Colorado lawmakers on Monday concluded a special legislative session that was focused on tax relief for homeowners — but when the smoke cleared and the last calculations were completed, it was clear that Democrats’ tax policy reforms had gone far beyond property taxes.
The package of new laws will indeed deliver about $430 million of tax cuts for homeowners across the state. Gov. Jared Polis signed the tax cut and other bills Monday evening.
Among them was an even bigger tax benefits package, totaling nearly $500 million, for lower-income Coloradans. They will get larger TABOR refunds and expanded tax credits for the working poor. Those changes will be paid for, in effect, by the state’s wealthiest residents.
“I’m proud to provide immediate property tax relief for all Coloradans and help those who need it the most," Polis said in a statement. "Thanks to these actions, more hardworking people can stay in the communities they love or grew up in. I appreciate the legislature's thoughtful work to save people money and their ability to pass laws during this urgent special session before Thanksgiving to provide property tax relief.”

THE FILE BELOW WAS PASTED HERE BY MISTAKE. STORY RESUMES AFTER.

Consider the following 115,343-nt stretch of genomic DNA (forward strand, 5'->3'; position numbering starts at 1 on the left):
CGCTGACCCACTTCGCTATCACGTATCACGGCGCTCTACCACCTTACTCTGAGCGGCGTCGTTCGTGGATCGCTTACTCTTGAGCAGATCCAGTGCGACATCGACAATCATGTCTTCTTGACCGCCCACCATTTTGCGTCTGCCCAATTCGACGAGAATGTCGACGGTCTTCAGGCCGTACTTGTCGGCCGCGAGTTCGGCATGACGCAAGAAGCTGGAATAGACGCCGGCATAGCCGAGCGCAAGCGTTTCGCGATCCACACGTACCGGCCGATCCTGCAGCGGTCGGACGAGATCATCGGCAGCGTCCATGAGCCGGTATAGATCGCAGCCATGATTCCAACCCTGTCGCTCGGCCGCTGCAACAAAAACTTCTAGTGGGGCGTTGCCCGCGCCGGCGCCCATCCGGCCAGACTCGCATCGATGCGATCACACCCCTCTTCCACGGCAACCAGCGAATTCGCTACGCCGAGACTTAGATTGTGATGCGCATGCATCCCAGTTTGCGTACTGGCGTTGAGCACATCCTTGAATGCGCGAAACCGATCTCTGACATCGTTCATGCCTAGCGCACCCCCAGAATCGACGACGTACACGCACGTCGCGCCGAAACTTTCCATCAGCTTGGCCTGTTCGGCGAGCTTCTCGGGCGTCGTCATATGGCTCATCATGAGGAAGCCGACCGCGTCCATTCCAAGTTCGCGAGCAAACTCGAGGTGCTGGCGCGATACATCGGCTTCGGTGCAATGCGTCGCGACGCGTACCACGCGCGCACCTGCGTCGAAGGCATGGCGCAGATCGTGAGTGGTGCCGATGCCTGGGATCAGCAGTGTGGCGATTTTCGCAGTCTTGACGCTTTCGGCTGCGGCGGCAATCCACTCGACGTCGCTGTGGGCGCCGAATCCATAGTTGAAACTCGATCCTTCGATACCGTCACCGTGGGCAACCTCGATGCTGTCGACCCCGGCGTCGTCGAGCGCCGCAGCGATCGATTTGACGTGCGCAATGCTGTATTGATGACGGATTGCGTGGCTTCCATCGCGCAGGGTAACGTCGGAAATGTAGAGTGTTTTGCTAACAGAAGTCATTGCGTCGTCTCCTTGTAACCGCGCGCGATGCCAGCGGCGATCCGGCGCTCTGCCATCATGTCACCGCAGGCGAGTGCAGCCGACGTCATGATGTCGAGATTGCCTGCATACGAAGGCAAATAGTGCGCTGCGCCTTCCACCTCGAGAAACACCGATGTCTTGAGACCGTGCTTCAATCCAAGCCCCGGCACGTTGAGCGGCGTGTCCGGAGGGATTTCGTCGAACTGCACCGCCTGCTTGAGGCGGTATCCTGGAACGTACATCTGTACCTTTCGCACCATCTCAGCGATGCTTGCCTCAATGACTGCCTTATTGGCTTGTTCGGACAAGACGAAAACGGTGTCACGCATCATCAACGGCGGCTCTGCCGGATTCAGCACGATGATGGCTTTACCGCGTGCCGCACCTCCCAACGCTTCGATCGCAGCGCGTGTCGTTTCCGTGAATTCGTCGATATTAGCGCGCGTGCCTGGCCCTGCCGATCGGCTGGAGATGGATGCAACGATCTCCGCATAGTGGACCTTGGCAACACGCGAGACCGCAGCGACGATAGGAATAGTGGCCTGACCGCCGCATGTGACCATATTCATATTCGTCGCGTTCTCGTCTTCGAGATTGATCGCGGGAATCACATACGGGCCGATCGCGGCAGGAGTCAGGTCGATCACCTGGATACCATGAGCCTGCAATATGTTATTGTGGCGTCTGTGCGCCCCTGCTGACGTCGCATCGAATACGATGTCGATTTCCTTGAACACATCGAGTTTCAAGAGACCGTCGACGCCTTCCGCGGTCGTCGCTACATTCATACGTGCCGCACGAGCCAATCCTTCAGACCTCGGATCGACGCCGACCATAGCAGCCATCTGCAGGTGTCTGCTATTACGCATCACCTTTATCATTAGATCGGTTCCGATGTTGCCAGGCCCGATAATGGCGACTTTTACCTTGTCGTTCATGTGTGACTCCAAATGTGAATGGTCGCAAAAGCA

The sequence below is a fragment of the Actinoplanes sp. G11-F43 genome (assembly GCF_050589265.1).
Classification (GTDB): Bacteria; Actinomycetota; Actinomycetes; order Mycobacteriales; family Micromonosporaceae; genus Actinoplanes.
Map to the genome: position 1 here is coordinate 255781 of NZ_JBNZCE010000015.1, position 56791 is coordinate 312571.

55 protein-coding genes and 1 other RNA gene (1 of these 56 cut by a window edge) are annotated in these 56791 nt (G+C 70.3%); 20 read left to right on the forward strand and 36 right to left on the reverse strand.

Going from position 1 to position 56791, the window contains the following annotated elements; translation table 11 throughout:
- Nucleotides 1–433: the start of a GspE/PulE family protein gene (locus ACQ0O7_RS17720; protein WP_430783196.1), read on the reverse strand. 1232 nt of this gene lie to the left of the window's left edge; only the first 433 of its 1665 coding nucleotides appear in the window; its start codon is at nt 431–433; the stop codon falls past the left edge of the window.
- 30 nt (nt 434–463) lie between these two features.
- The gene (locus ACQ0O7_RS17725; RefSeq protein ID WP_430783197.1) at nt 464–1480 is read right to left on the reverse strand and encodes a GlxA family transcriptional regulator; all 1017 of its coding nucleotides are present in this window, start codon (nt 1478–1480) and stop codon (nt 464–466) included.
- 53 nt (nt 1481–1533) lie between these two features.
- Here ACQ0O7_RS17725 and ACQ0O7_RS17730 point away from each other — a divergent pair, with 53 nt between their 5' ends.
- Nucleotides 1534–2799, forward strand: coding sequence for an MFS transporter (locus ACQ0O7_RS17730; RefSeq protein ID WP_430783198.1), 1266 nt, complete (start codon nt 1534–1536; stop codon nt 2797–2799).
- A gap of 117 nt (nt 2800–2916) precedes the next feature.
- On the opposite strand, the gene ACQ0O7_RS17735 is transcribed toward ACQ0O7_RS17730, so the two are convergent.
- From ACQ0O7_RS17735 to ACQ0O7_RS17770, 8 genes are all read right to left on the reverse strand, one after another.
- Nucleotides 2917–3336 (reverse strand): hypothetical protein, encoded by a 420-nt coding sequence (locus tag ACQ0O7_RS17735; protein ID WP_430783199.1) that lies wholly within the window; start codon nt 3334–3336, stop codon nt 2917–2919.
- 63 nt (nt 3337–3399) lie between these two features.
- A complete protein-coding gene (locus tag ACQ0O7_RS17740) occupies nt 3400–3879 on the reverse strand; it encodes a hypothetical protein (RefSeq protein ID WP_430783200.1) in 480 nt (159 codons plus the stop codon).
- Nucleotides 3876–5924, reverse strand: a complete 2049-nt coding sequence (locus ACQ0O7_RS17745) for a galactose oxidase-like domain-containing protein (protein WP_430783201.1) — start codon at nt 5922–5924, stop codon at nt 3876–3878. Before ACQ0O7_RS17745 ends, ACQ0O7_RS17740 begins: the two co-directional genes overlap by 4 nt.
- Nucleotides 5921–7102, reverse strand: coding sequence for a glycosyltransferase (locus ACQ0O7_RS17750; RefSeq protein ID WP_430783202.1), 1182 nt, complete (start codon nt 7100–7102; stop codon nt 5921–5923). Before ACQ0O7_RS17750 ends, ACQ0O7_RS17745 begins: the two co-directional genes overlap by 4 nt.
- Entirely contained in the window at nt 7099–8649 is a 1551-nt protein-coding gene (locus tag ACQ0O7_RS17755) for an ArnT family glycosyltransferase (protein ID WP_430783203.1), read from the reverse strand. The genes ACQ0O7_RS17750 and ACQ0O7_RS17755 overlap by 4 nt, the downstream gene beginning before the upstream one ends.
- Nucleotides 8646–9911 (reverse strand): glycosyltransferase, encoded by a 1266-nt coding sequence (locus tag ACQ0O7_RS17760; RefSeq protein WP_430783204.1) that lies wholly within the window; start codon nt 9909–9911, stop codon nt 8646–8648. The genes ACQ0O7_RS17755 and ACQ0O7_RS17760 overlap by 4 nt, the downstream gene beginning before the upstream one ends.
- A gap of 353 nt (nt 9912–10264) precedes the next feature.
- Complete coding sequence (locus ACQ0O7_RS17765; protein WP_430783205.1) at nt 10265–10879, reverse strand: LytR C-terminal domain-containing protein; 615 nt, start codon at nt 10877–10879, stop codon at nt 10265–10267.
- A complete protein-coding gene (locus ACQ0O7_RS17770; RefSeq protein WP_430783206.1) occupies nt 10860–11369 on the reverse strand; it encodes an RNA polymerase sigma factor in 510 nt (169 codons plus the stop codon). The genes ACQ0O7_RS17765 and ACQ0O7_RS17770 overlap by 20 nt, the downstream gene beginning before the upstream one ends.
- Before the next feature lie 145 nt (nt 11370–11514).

For most Democrats, it was something to celebrate — a change that would make the state’s tax system more progressive, at least for the next year.
“Our state’s tax code is broken. It’s an upside-down tax code,” said Rep. Javier Mabrey, a Democrat. “This matters. It helps renters. It helps homeowners who are retired.”
Republicans, meanwhile, decried the policy changes as a socialist-style wealth transfer, and they claimed it was counter to the will of voters, who had just rejected Proposition HH, containing some of the same ideas.